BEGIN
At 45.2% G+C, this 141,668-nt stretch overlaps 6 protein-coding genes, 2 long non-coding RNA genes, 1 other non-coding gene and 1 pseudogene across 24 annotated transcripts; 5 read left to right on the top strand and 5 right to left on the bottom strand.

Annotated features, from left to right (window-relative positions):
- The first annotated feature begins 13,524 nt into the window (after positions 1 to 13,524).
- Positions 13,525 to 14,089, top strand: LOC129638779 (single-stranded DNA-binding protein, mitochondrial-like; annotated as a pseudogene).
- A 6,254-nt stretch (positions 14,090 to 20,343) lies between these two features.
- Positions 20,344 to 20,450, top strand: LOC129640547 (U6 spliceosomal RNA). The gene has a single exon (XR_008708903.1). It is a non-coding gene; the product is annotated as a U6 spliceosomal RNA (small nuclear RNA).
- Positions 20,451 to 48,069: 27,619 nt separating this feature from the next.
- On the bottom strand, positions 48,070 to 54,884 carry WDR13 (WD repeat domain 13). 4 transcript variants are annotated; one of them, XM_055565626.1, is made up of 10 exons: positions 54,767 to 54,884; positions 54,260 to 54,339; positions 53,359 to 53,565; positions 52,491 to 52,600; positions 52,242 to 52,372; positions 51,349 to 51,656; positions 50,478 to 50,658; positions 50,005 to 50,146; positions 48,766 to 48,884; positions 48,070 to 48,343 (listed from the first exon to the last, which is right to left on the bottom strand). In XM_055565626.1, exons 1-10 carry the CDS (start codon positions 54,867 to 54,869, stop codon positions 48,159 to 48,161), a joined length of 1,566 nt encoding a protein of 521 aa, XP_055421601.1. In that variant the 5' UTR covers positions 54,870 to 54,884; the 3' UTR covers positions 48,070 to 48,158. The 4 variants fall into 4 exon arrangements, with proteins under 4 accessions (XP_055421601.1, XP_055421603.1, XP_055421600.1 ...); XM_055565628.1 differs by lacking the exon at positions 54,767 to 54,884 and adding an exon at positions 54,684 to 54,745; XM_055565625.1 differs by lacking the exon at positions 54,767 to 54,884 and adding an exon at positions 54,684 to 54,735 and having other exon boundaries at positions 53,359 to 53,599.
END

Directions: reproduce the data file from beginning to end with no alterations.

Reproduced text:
At 45.2% G+C, this 141,668-nt stretch overlaps 6 protein-coding genes, 2 long non-coding RNA genes, 1 other non-coding gene and 1 pseudogene across 24 annotated transcripts; 5 read left to right on the top strand and 5 right to left on the bottom strand.

Annotated features, from left to right (window-relative positions):
- The first annotated feature begins 13,524 nt into the window (after positions 1 to 13,524).
- Positions 13,525 to 14,089, top strand: LOC129638779 (single-stranded DNA-binding protein, mitochondrial-like; annotated as a pseudogene).
- A 6,254-nt stretch (positions 14,090 to 20,343) lies between these two features.
- Positions 20,344 to 20,450, top strand: LOC129640547 (U6 spliceosomal RNA). The gene has a single exon (XR_008708903.1). It is a non-coding gene; the product is annotated as a U6 spliceosomal RNA (small nuclear RNA).
- Positions 20,451 to 48,069: 27,619 nt separating this feature from the next.
- On the bottom strand, positions 48,070 to 54,884 carry WDR13 (WD repeat domain 13). 4 transcript variants are annotated; one of them, XM_055565626.1, is made up of 10 exons: positions 54,767 to 54,884; positions 54,260 to 54,339; positions 53,359 to 53,565; positions 52,491 to 52,600; positions 52,242 to 52,372; positions 51,349 to 51,656; positions 50,478 to 50,658; positions 50,005 to 50,146; positions 48,766 to 48,884; positions 48,070 to 48,343 (listed from the first exon to the last, which is right to left on the bottom strand). In XM_055565626.1, exons 1-10 carry the CDS (start codon positions 54,867 to 54,869, stop codon positions 48,159 to 48,161), a joined length of 1,566 nt encoding a protein of 521 aa, XP_055421601.1. In that variant the 5' UTR covers positions 54,870 to 54,884; the 3' UTR covers positions 48,070 to 48,158. The 4 variants fall into 4 exon arrangements, with proteins under 4 accessions (XP_055421601.1, XP_055421603.1, XP_055421600.1 ...); XM_055565628.1 differs by lacking the exon at positions 54,767 to 54,884 and adding an exon at positions 54,684 to 54,745; XM_055565625.1 differs by lacking the exon at positions 54,767 to 54,884 and adding an exon at positions 54,684 to 54,735 and having other exon boundaries at positions 53,359 to 53,599.